With ten to go, Seavey ramped up the pressure as he shadowed Abreu on both ends of the racetrack, high in one and low in three. Following a Ryan Robinson spin in turn three with nine laps remaining, the top-three of Abreu, Seavey and Wise were in freight-train mode as they battled for the lead. Seavey broke from the tracks and went topside in turn three on lap 23, diamonding off midway between three and four which resulted in a him gaining a big run that allowed him to close right on the rear bumper of Abreu exiting off the bottom of four. Seavey kept the train a rolling all the way into turn one, sliding up in front of Abreu, but again, Abreu put on his bulletproof vest and put a stop to Seavey’s Bullet (By Spike), countering back by and driving past Seavey to retake the point.
After Wise slowed to a stop on lap 24 to bring out the final yellow, the score would be settled between Abreu and Seavey. Abreu utilized a quality start off the blocks at the drop of the green to gain a half-second advantage right off the bat, but that’s where Seavey went to work, searching high, low and everywhere in between.
On the last lap, Seavey stalked Abreu through turns one and two, but as Abreu headed for the bottom of three, Seavey had no doubts in his mind about heading to the top. He nailed it as perfect as perfection can be, ripping past Abreu off the final turn to score the victory by two car lengths over Abreu, with S. Golobic a close-by third, Spencer Bayston fourth and Chad Boat fifth.
For Rico, it was a tough one to take as he appeared to be in control as others made runs at him throughout the event. But, as you’ll hear drivers say, being in the lead can become a disadvantage at times on a dirt track, not knowing where your nearest competition is and not being able to see where the fastest line is at the moment.
“I just tried to be as patient as I could throughout the race,” Abreu remembers. “When you get all these cautions, it changes the momentum of everything. I felt like we were good enough for a l0ittle five-lap dash there at the end. I should’ve moved around a lot more, but we never caught lapped traffic, so I couldn’t judge my pace off anybody. I just set my own pace and waited for someone to drive around me, so I could race with them. Logan got by at the perfect time.”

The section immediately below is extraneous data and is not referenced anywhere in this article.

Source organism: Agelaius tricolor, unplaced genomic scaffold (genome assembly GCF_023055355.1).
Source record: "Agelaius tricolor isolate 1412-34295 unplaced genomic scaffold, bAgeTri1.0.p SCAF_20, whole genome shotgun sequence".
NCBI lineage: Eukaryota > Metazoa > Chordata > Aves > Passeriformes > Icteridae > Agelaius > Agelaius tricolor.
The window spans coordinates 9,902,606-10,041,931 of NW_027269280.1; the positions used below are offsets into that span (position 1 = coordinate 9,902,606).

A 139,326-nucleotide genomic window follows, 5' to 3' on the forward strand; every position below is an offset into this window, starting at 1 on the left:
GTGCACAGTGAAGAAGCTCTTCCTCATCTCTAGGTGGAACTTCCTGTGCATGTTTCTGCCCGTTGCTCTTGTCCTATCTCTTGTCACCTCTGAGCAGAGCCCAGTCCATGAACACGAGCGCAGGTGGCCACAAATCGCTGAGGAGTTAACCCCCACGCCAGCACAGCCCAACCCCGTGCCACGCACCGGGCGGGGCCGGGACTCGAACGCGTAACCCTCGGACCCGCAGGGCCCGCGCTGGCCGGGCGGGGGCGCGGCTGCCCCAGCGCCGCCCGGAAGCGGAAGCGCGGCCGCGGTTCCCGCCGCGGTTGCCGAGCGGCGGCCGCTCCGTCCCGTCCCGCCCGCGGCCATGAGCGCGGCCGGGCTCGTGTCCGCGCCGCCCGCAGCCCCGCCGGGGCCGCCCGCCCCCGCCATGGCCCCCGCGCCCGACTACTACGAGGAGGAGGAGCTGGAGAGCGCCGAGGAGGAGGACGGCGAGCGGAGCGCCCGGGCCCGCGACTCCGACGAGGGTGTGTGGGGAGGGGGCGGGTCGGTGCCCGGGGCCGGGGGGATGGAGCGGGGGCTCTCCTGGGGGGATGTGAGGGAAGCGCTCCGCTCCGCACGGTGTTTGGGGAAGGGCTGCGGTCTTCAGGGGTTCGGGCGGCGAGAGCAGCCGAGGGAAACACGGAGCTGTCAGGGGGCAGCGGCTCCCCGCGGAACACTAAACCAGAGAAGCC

“I just made the wrong mistakes at the wrong times,” Abreu continued. “If the roles were reversed, I would’ve been doing the same thing by moving around a lot more. You get trapped when you’re leading, though. My car felt really good on the bottom of three and four. I had that diamond line in one and two where I could get such a big run down the back stretch and then slam on the brakes and slow it down. Another Kunz car won and, if you’re going to run second, you might as well run second to one of your guys.
Contingency award winners Saturday night at Bakersfield Speedway were Michael Faccinto (Simpson Race Products First Heat Winner), Tyler Courtney (Competition Suspension, Inc. Second Heat Winner), Alex Schutte (Chalk Stix Third Heat Winner), Cody Swanson (Indy Race Parts Fourth Heat Winner & Wilwood Brakes 13th Place Finisher), Jason McDougal (KSE Racing Products Hard Charger) and Holly Shelton (Saldana Racing Products First Non-Transfer).
RESULTS: (30 laps, starting position in parentheses) 1. Logan Seavey (1), 2. Rico Abreu (2), 3. Shane Golobic (6), 4. Spencer Bayston (11), 5. Chad Boat (7), 6. Tanner Carrick (13), 7. Brady Bacon (4), 8. Holly Shelton (25), 9. Jason McDougal (21), 10. Tucker Klaasmeyer (9), 11. Jerry Coons, Jr. (22), 12. Cole Bodine (23), 13. Cody Swanson (17), 14. Sam Johnson (8), 15. Dustin Golobic (3), 16. Robert Dalby (24), 17. Alex Schutte (16), 18. Holley Hollan (18), 19. C.J. Sarna (26), 20. Zeb Wise (5), 21. Ryan Robinson (10), 22. Tyler Courtney (15), 23. Sterling Cling (19), 24. Michael Faccinto (14), 25. Justin Grant (12), 26. Michael Pickens (20). NT
-USAC Press Release
-Photo credit: David Mayo